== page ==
habent:' yet there is no ground for properly the thing made or created, such & calumny, because and may not the operation or doing of it; as be, and is often rendered e or ex as KTlous is sometimes taken for the well as Èk, as Matt. üi. 4, ÅTÒ TP-X@v creature, sometimes for the creation, Kaunov, e pilis camelinis, vii. 4, ånd but ktioua is the creature only. As Toù oodaluoù sou, ex oculo tuo, 16, therefore we read, 1 Tim. iv. 4, Tây árò arayowv, ex spinis; and even in ktloua Oeoû kalóv, so Eph. i. 10, the sense which Socinus contends αυτού γάρ εσμεν ποίημα. In this for, Matt. xvii. 18, dtò tîs wpas sense spake Thales properly : Ilpeskeluns, V. T. ex illa hora, as Tully, βύτατον των όντων θεός, αγέννητον 1 de Fin. 51, 'Ex ea die,' and Virgil, γάρ κάλλιστον κόσμος, ποίημα γαρ • Ex illo Corydon, Corydon est tem Oeoù. Diog. Laert. [Thales, $ 35.] pore nobis,' Ecl. vii. 70, and, Tem The other interpretations, which he pore jam ex illo casus mihi cognitus was forced to, are yet more extravaurbis Trojanæ,' Æn. i. 623. So the gant: as when he renders the eternal Greek από μέρους the Latins render Godhead, that which God would ex parte, and toll loov, ex æquo: of always have us do,'or ‘his everlasting which examples are innumerable. will,' and proves that rendition by [Dr Burton refers to Matt. vii. 20, another place of St Paul, Col. ii. 9, xi. 19, xvi. 21; Luke xvii. 25; Acts “For in him dwelleth all the fulness ii. 22; Apoc. xii. 6.] There is no of the Godhead bodily;" that is, unfaithfulness then imputable to the says he, ‘all the will of God' (whereinterpreters: nor can such pitiful as it is most certain, that where the criticisms give any advantage to the Godhead is, especially where the first part of Socinus's exposition*. fulness, even all the fulness of the Howsoever the Catholicinterpretation Godhead is, there must be all the depends not on those words and attributes as well as the will of God): KTitews, but on the consideration of and when he interprets the eternal the persons, that is the Gentiles, and power to be 'the promises which shall the other words, ποιήμασι νοούμενα,
never fail;' and thinks he has suffiwhich he farther perverts, rendering ciently proved it, because the same them the miraculous operations of apostle calls the Gospel the power of Christ and his apostles, or, as one of God. For by this way of interpretaour learned men, their doings, mis tion no sentence of Scripture can have taking Toinua, which is from the any certain sense. passive πεποίημαι, for ποίησις, from 1 In the shield of Pallas, Arist. de the active εποίησα: for ποίημα is Mundo, c. vi. & 29.
* Dr Burton cites further, as fixing the meaning of ATÒ KTÍOEWS KÓCMOV, Arist. de Mundo, c. 6, $ 6: Plato apud Cyr. Alex. adv. Julian, iii. vol. vi. p. 97 D.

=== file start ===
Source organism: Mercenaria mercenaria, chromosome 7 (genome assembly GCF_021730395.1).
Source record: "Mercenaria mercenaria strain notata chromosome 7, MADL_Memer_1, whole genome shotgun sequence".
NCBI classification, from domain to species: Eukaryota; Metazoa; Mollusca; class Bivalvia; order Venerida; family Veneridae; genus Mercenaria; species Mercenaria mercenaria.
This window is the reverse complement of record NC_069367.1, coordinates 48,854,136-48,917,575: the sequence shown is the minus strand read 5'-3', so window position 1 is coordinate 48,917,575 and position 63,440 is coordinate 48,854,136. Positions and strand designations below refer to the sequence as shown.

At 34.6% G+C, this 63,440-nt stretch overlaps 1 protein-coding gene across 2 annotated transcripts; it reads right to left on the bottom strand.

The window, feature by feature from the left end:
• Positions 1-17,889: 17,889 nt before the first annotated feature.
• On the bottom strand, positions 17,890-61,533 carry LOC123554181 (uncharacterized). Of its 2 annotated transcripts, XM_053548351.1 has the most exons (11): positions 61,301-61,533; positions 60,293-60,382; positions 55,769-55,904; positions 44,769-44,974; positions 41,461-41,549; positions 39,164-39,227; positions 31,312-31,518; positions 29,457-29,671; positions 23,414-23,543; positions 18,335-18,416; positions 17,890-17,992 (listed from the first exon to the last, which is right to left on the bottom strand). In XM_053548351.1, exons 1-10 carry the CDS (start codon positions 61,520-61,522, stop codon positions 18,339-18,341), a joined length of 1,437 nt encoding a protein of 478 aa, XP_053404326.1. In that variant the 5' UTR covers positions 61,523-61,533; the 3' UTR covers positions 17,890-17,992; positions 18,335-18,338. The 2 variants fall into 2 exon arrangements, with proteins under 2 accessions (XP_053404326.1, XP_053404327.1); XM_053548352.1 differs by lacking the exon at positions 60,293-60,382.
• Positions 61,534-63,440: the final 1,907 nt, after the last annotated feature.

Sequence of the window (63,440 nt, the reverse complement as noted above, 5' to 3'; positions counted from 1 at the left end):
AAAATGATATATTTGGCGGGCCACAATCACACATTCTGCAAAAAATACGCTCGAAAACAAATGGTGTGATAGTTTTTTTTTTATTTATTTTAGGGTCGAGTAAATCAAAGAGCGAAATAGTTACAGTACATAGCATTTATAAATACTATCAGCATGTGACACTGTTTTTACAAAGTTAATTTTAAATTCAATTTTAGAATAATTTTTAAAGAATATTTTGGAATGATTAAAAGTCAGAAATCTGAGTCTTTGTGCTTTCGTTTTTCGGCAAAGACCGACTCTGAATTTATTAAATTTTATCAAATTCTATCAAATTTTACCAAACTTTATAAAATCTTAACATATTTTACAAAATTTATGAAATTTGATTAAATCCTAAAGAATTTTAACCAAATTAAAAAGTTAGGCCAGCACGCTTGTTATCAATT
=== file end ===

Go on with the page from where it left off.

necessarily be something which had no beginning, because nothing can be a beginning to itself. Whatsoever is, must of necessity either have been made, or not made; and something there must needs be which was never made, because all things cannot be made. For whatsoever is made, is made by another, neither can any thing produce itself; otherwise it would follow, that the same thing is and is not at the same instant in the same respect: it is, because a producer; it is not, because to be produced: it is therefore in being, and is not in being; which is a manifest contradiction. If then all things which are made were made by some other, that other which produced 20 them either was itself produced, or was not: and if not, then have we already an independent being; if it were, we must at last come to something which was never made, or else admit either a circle of productions, in which the effect shall make its own cause, or an infinite' succession in causalities, by which nothing will be made: both which are equally impossible. Something then we must confess was never made, something which never had beginning. And although these effects or dependent beings, singly considered by themselves, do not infer one supreme cause and maker of them all, yet the admirable order and connexion of things shew as much; and this one supreme Cause is God. For all things which we see or know have their existence for some end, which no man who considereth the uses and utilities of every species can deny. Now whatsoever is and hath its being for some end, of that the end for which it is must be thought the cause; and a final cause is no otherwise the cause of any thing than as it moves the efficient cause to work : from whence we cannot but collect a prime efficient Cause of all things, indued with infinite wisdom, who having a full comprehension of the ends of all, designed, produced, and disposed all things to those ends.
Again, as all things have their existence, so have they also their operations for some end®; and whatsoever worketh so, must needs be directed to it. Although then those creatures
1 'Aλλά μήν ότι γ' έστιν αρχή τις, Ib. & 4. και ουκ άπειρα τα αίτια των όντων, , 2 Πόθεν δηλον, ει όλως έστι θεός; ούτ' εις ευθυωρίαν, ούτε κατ' είδος, 'Εκ της των όντων συστάσεώς τε και onlov. Aristot. Metaph. 1. i. [min.] dla povss. Justin. Quæst, et Resp. ad C. 2, § 1; and again : eltep und év Græcos, quæst. iii. 6. [p. 204 c.*] εστι πρώτον, όλως αίτιον ουθέν έστι. 3 'Εν όσοις τέλος εστί τι, τούτου
* This is not a genuine work of Justin.